“Want to give your grandkids a lifetime gift? Teach your kids good money habits early.” —Lawrence Castillo
Achieving financial literacy in the United States has always been a challenging proposition. With few exceptions, financial education is virtually non-existent in the school system, and teaching kids how to have better relationships with money is generally left up to parents and grandparents. If you are a parent, you may feel overwhelmed by the task.
Even though you may not feel qualified, you would be surprised how easy it is to impart basic financial education to the children in your life. Children are naturally curious and eager to please the adults in their lives. With a little experimentation and practice, teaching important money lessons can be fun and rewarding.
By the way, while it is advantageous to start a financial literacy training early, perhaps as early as age 3, that does not mean you cannot impart money wisdom to your middle-schoolers or teens. Expect some initial push-back but know that they will thank you for your efforts later.
Teach kids how to save. The human brain has a tough time envisioning the future. That’s why asking someone to delay gratification now in order to receive a future reward doesn’t usually work that well. Instead, making saving fun and entertaining now. Try things such as banks that automatically count coins and give a running total, transparent containers or even traditional piggybanks.
If you have more than one child, try having a contest to see who can save a pre-set amount the fastest. “Grandma script” consist of coupons you print and give out as rewards when a child finishes their chores, homework or does an act of kindness. Some parents establish “stores,” where a child can spend their script on treats, stickers or other fun items.
Give them a healthy skepticism about marketing. Game, toy and candy manufacturers hone in on kids, especially those who are still in a magical thinking stage of life. Children are bombarded by ads each and every day for things they probably never thought they needed or wanted.
The American Psychological Association says that the average American child sees more than 40,000 ads per year. While it is difficult for you to stop the influx of this marketing, you can hammer home an important message to your young ones: “Don’t believe everything you see or read!”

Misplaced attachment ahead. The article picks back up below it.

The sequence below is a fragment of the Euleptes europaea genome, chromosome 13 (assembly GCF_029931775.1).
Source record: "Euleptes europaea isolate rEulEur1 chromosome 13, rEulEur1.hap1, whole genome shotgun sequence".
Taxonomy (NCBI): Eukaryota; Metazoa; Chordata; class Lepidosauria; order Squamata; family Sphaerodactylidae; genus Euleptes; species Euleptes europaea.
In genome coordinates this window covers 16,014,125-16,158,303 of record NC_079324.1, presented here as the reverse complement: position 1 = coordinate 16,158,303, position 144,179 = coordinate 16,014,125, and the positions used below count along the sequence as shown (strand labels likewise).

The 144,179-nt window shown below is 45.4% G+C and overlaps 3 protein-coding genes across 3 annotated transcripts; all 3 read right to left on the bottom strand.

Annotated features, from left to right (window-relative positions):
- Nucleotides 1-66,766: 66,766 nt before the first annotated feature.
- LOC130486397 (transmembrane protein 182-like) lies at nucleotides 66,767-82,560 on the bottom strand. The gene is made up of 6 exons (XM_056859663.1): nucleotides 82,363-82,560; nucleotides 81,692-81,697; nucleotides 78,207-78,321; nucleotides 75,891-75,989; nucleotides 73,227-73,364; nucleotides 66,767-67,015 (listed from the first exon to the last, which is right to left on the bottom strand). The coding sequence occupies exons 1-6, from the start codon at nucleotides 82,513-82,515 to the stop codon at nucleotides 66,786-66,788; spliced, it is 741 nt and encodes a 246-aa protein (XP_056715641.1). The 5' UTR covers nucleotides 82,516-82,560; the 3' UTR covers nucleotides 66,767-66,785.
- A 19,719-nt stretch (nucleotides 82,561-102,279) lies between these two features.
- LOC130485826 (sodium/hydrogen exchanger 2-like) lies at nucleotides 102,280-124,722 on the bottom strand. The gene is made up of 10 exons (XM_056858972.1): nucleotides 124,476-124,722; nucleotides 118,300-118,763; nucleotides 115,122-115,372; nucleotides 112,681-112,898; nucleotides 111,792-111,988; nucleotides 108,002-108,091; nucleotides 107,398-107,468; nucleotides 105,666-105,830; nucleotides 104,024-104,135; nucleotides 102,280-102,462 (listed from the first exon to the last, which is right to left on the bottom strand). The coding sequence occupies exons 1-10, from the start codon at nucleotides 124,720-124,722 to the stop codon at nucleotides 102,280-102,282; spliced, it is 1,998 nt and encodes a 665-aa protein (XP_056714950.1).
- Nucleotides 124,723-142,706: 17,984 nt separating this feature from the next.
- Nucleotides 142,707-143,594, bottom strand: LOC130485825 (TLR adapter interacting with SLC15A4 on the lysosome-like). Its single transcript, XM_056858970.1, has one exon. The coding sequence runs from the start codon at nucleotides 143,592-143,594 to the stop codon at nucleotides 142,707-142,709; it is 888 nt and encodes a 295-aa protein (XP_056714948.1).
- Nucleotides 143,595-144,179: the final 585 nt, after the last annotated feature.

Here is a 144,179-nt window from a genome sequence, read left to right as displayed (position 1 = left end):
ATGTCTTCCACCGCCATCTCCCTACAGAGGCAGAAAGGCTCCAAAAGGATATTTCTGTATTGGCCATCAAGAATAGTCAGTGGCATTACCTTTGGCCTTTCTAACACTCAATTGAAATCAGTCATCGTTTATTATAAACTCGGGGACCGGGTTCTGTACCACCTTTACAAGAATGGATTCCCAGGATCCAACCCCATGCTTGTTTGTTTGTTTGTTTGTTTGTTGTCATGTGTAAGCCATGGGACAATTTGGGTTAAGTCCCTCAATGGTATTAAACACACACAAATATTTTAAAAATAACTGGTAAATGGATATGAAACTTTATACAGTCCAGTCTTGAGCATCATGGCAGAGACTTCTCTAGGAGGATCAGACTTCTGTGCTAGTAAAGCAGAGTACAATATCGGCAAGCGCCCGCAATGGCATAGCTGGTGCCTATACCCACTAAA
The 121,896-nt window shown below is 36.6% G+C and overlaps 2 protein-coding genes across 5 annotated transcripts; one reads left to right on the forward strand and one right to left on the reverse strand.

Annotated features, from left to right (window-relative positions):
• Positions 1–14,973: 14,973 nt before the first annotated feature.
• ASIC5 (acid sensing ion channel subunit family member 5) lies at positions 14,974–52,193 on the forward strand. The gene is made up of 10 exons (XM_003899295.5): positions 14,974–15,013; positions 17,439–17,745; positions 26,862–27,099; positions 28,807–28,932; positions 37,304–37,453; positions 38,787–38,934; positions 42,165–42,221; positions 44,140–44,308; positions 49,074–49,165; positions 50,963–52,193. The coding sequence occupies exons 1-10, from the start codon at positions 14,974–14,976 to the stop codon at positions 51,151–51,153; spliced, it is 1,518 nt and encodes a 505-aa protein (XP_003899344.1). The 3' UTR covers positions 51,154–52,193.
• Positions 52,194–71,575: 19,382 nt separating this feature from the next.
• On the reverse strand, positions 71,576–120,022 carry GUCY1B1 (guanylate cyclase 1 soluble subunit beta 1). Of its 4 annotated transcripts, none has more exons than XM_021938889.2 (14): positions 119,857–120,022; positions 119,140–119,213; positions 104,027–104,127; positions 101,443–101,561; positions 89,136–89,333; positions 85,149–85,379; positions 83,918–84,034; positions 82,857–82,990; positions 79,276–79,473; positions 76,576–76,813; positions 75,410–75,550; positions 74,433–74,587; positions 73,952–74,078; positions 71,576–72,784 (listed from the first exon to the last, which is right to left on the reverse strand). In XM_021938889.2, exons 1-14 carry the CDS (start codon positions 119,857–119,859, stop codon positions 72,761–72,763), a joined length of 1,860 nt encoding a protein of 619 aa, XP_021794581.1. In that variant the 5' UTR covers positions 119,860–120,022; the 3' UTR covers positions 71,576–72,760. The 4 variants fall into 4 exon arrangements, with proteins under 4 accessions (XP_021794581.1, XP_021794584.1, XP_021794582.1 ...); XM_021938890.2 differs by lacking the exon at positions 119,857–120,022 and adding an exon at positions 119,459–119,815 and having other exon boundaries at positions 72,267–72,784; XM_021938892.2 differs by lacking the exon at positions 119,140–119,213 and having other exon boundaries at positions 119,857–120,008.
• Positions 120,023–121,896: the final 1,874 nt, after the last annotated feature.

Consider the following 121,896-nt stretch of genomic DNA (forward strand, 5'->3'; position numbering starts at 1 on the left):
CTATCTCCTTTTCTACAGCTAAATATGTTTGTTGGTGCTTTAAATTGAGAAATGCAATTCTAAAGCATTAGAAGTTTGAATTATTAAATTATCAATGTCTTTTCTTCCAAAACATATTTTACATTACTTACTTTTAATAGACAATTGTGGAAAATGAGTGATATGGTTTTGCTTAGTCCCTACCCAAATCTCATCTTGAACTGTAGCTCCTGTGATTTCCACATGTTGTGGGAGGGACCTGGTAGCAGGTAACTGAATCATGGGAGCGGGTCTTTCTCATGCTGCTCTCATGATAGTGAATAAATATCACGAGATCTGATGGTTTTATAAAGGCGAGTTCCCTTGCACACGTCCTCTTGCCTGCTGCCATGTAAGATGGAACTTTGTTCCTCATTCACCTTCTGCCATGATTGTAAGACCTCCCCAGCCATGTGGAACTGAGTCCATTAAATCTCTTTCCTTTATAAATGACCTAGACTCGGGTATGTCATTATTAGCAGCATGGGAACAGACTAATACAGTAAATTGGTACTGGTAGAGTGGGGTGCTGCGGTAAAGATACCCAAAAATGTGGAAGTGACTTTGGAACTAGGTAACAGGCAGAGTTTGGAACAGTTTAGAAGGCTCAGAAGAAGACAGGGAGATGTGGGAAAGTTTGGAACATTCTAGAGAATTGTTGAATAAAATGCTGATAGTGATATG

Explain how credit works. You may not think your child or grandchild notices when you pull those little pieces of plastic out of your wallet at the store. But they certainly do. While you may have your own issues regarding credit, that doesn’t mean you can’t explain to a child who is 8 or 9 or older, what credit is or how it works.
Explain to them the legitimate uses of credit and the traps they could encounter if they abuse it. For older kids, it might be instructive to let them go on a credit reporting site to understand what goes into credit scores and why they’re so important.
Make sure they can answer the question, “Where does money come from?” An elementary school in the inner city of Chicago once decided to take their first-graders on a field trip to a dairy just outside the city. Teachers reported that many of the students could not imagine that the milk they drank every day came from cows and was not made at the store.
In our transactional society, young children see the adults in their lives getting money from ATM machines and think, “Money comes from a machine. You just push a button to get it.” Explain to your little one exactly how money is made, how it gets to the bank, and how the bank gets it into that machine.
It’s never too early or too late to have the money conversation with the children you love. Doing so will have a life-long positive impact and foster a healthy, productive relationship with money that will pay off again and again.
(Lawrence Castillo is a member of Syndicated Columnists committed to a fully transparent approach to money management. lawrencecastillo.retirevillage.com/ 4801 Lang St. NE Suite 100 Albuquerque, NM 87109; 798-2592.)